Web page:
jupe plays a little hookey


I have been working on Bach’s Prelude in F minor BWV 534 for a few days. I was thinking I might need it for the postlude next Sunday. I mistakenly thought that my scheduled postlude was sort of ruled out because the hymn it was based on was one I chose as a last minute substitution for a wrong hymn in last Sunday’s bulletin.

But I was wrong. So I can keep the schedule postlude and work on Bach for another week before scheduling it. I decided that I wanted to get some more meaty material into my organ practice. That’s why I started working on the Bach.

But since my scheduled organ music for this Sunday is not that difficult, I took advantage of this fact and stayed entirely away from church yesterday (playing a little hookey from organ practice).


Instead I finished the quilling step of refurbishing my old harpsichord. This step involves inserting a quill (plectrum) into the jack, trimming it so that it just touches the string and plopping down in its slot.

For the next step I need a hand drill. Ours died recently. So another of my goals yesterday was to visit at least one local thrift shop and look for a used drill. Eileen and I did this. No dice.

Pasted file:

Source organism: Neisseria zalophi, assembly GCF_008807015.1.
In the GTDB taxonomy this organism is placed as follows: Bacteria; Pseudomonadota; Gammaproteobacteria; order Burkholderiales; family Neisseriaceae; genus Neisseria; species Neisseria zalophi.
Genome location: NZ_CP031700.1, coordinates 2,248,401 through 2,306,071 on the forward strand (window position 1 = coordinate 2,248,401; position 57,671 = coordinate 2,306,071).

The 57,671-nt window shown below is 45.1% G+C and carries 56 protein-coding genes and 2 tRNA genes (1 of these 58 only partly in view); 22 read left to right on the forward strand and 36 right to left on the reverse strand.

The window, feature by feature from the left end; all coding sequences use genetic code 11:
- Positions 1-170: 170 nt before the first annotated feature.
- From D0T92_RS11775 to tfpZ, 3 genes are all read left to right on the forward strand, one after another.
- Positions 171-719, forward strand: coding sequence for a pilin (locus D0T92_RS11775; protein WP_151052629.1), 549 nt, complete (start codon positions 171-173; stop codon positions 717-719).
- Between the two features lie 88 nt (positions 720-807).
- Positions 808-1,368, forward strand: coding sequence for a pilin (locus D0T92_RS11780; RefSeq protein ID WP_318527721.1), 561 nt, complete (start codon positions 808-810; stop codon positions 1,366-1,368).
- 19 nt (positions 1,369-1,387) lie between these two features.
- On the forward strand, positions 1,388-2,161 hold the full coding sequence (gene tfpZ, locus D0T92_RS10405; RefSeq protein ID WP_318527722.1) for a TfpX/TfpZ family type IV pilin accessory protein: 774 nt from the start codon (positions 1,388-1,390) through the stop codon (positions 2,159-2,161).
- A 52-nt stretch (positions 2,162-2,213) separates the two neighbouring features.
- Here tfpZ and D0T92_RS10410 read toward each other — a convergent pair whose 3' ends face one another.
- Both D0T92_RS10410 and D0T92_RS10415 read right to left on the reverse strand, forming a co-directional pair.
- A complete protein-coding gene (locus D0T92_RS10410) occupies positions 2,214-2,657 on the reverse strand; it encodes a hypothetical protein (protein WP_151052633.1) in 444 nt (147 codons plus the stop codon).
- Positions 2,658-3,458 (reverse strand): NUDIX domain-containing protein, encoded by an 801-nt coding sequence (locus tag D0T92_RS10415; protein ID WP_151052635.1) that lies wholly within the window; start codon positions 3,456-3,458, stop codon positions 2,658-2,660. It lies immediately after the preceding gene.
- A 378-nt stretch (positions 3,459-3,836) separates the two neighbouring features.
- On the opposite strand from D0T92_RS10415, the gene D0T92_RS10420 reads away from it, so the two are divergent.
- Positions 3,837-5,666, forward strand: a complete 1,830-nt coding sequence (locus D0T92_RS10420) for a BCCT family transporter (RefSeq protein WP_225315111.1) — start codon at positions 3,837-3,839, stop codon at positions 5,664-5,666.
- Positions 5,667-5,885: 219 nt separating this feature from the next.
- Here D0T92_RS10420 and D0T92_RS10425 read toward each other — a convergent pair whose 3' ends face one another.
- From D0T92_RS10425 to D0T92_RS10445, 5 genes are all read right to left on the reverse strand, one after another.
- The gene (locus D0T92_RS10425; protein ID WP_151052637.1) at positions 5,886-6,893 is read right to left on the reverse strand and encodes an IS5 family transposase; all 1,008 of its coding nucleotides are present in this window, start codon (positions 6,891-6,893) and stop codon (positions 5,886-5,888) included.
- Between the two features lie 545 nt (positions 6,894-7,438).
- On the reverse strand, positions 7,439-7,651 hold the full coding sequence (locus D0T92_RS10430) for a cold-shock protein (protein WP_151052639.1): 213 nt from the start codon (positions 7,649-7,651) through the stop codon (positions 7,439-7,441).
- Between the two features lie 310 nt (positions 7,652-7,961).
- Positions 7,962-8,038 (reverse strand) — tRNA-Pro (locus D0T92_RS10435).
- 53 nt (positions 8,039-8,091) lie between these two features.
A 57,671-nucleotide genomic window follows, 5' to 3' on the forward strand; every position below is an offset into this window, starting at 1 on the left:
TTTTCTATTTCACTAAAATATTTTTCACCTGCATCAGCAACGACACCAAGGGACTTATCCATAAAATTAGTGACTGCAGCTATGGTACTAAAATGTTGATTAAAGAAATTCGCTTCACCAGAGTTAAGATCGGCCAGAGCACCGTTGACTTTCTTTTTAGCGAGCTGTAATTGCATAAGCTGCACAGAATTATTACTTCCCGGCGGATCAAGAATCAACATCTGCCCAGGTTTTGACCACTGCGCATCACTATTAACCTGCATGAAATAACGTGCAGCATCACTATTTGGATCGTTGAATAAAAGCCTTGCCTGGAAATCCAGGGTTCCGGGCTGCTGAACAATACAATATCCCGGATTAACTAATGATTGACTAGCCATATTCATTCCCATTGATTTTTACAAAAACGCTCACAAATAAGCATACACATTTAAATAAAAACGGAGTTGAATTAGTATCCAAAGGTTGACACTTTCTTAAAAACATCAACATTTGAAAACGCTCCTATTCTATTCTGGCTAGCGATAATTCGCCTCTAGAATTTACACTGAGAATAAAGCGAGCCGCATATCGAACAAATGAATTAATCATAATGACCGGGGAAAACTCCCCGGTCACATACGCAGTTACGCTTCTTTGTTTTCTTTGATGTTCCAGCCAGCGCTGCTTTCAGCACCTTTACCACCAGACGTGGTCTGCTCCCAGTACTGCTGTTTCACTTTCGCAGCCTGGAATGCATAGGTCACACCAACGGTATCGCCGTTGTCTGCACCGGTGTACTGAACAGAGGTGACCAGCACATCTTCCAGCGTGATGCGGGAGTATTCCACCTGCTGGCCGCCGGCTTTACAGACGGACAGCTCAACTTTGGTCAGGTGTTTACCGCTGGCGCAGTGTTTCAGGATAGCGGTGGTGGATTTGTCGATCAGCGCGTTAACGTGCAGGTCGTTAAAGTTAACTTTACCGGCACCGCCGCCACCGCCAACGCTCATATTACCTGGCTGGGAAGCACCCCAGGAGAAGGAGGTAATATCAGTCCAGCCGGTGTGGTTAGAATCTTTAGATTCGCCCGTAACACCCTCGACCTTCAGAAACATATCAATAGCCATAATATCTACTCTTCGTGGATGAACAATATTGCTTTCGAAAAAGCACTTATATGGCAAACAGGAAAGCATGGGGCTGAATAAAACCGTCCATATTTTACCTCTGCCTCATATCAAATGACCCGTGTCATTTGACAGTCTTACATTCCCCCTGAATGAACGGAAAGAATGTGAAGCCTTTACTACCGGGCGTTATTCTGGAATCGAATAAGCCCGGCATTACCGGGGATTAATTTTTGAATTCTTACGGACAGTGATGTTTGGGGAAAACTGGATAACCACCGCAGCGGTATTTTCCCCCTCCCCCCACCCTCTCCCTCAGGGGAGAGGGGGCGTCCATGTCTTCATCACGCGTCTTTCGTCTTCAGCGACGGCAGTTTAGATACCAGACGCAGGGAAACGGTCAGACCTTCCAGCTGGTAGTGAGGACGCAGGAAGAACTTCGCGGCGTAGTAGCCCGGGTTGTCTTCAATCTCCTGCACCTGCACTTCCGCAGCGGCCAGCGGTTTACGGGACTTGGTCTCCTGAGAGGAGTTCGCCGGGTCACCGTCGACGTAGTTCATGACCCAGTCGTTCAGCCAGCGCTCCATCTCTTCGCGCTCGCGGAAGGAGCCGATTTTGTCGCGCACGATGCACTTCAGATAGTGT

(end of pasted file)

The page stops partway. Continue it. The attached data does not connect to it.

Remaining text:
They did have a used small floor sander for 7 bucks. But it didn’t seem to be what I needed. I will be using the drill with a sanding device to shorten the jacks. That’s the next big step.


I did find a couple pieces of music to buy. The book pictured above was owned by the former Organ Prof at Hope, Roger Davis.


There are a few marks in it that show that someone had taken a few lessons using it, possibly from Davis. This is a bit odd because Davis’s claim to fame was penning a respectable organ study book himself.

Today doesn’t look too bad. I have 2 classes to play for, 2 meetings at church, and an evening rehearsal. No hookey today.

2 thoughts on “jupe plays a little hookey

  1. Did you check out that shop that has all used hardware? I think it’s called Redemption Hardware? Just down from Bibles for Mexico on the North Side. But if you need a tool to borrow, you should ask Mark. He has lots, and is always saying he thinks the American concept of everyone buying a complete set of their own things, which they use only occasionally, is silly.

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